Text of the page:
Antarctic Broadband: Building Australian Expertise and Supporting Remote Science


 Antarctic Broadband: Building Australian Expertise and Supporting Remote Science

Communication output from the international community of Antarctica has increased considerably with growing research into fields such as climate change, astronomy, ecosystems and meteorology. This valuable output currently relies on insufficient and unreliable links with communications satellites which were not designed to service Antarctica. The lack of a suitable communications platform is limiting the capacity of the researchers and making productive research difficult. The Antarctic Broadband consortium, funded with an Australian Space Research Program grant of $2.1m, is changing the way Antarctic users think about communications.

The plan is to establish a dedicated satellite solution, providing Antarctica with access to a high-quality communication solution. This will result in 24-hour coverage of the Antarctic Circle, while providing over a terabyte of transfer capability per day at speeds comparable to that of home internet.

This will be achieved using small-satellite approaches to design, leveraging recent advances in communications technology to provide high-bandwidth data transfer at lower power and a specially designed orbit. The Antarctic Broadband satellites will be placed in a highly elliptical orbit with the apogee over the southern pole, similar to the Molniya orbit approach used by Russian communications satellites to service the high northern latitudes. These orbits are unique, in that, according to Kepler’s law of equal areas, it moves across the sky slowly on one side of the Earth and very quickly at the other. This keeps the satellite high in the sky for the Antarctic users, far above the horizon. Two or more satellites are intended to be orbiting out of phase, providing the continent with constant coverage.

In addition to directly supporting Antarctic research, the Antarctic Broadband project aims to build capacity and expertise within the Australian space industry, in the design, implementation and support of small satellite system technology.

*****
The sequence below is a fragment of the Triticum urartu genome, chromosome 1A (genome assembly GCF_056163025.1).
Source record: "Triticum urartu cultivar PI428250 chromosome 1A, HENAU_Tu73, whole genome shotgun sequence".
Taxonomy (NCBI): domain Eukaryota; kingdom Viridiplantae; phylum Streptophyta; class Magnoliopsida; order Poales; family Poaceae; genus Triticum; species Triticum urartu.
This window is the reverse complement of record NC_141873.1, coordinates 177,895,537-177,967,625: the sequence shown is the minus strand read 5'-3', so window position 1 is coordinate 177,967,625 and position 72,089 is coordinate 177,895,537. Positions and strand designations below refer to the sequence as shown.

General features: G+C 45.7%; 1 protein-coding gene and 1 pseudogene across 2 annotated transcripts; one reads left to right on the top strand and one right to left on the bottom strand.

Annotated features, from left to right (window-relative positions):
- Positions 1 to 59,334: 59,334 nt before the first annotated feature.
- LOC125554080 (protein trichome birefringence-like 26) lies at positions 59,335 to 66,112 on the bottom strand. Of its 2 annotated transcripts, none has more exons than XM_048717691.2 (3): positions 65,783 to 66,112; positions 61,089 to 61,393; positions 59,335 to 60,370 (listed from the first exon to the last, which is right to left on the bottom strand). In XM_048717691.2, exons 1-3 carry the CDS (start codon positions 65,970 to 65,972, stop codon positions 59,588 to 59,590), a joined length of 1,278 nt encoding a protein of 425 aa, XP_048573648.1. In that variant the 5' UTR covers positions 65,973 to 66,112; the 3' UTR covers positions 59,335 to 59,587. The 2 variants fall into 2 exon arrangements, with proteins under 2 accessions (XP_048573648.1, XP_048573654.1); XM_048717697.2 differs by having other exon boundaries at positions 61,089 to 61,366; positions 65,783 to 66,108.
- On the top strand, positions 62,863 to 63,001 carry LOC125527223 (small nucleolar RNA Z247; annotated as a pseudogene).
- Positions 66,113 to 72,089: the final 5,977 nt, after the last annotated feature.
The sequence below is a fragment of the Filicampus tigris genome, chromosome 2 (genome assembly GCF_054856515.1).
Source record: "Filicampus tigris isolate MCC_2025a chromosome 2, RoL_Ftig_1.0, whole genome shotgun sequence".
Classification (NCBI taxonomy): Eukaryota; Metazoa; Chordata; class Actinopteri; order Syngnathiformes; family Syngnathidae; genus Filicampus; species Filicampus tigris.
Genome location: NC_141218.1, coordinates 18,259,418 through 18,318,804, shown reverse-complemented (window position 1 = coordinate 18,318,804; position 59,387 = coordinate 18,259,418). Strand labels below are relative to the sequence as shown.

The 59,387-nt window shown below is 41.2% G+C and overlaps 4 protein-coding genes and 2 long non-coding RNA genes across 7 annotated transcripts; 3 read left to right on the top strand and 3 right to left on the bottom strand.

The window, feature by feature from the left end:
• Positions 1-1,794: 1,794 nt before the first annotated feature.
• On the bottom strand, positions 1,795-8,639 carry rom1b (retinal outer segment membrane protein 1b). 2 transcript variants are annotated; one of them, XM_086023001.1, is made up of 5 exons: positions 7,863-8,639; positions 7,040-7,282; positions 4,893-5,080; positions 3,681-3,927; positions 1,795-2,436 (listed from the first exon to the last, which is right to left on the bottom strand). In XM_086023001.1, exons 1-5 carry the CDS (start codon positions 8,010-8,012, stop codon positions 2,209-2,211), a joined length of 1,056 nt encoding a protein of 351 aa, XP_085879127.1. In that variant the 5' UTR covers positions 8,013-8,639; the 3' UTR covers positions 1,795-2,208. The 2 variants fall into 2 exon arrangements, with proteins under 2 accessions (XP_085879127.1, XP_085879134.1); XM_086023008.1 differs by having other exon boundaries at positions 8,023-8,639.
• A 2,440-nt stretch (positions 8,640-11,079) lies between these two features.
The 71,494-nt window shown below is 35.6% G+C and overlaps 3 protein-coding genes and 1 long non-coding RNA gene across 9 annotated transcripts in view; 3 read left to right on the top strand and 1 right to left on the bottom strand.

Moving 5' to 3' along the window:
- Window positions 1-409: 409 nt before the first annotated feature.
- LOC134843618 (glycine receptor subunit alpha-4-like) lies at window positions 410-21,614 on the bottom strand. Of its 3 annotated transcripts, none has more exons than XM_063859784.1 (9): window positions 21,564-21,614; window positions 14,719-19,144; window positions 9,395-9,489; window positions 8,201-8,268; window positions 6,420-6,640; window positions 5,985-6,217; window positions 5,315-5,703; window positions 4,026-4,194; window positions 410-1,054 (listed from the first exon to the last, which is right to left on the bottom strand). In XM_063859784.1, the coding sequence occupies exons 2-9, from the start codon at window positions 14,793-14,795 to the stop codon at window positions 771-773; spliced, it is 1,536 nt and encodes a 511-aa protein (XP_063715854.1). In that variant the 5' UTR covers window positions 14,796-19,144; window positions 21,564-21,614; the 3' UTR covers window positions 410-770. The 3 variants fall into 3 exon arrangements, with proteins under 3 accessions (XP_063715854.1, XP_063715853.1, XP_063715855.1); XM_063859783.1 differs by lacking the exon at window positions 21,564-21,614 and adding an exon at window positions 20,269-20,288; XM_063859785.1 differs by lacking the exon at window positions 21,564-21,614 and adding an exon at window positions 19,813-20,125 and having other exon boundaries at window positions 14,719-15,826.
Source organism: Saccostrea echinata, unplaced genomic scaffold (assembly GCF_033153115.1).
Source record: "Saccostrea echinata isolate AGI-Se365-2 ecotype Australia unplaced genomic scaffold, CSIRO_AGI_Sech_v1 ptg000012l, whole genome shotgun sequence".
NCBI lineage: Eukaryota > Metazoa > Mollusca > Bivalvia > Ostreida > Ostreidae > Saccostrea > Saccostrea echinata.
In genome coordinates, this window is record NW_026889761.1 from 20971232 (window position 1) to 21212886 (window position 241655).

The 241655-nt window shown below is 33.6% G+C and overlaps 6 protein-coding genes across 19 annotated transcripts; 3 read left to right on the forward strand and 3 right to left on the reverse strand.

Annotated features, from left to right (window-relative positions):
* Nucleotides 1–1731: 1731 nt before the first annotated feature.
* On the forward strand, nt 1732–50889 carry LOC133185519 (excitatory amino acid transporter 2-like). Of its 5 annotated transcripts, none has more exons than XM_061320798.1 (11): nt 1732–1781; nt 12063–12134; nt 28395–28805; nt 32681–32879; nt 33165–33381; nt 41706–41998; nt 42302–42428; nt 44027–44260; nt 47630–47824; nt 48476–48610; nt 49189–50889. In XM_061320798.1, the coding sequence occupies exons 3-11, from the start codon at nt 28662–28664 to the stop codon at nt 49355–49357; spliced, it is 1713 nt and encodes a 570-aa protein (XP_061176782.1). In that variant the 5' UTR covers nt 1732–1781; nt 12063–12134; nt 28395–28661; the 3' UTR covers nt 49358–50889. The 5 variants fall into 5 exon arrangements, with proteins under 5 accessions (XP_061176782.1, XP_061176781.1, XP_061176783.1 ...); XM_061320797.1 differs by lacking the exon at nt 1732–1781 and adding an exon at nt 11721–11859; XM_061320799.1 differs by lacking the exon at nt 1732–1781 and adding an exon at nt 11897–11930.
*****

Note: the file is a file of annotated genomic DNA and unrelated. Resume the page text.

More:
The Antarctic Broadband consortium received a $2.1 million grant in the first round of the Australian Space Research Program in early 2010, enabling completion of the project feasibility study. Antarctic Broadband is now taking the project to a demonstration phase, building and launching a demonstrator nano-satellite. The satellite will weigh less than 10kg, carrying a communications payload operating in the Ka band (27-40 GHz), capable of establishing a single 10 Mbit/s channel between two ground stations on either side of the Antarctic continent. The satellite bus is based on the University of Toronto Space Flight Lab’s Generic Nanosatellite Bus and the payload is an Australian designed and built Ka-band communications transponder.
The Antarctic Broadband consortium is lead by Aerospace Concepts in Canberra and joined by ANU Research School of Astronomy and Astrophysics, University of Toronto Space Flight Lab, EM Solutions, Environmental Systems and Solutions, The Tauri Group and Josephmark. Much of the development work is being conducted at the new Advanced Instrumentation and Technology Centre based at the ANU Mt Stromlo Observatory, including the establishment of a ground station to communicate with the satellite.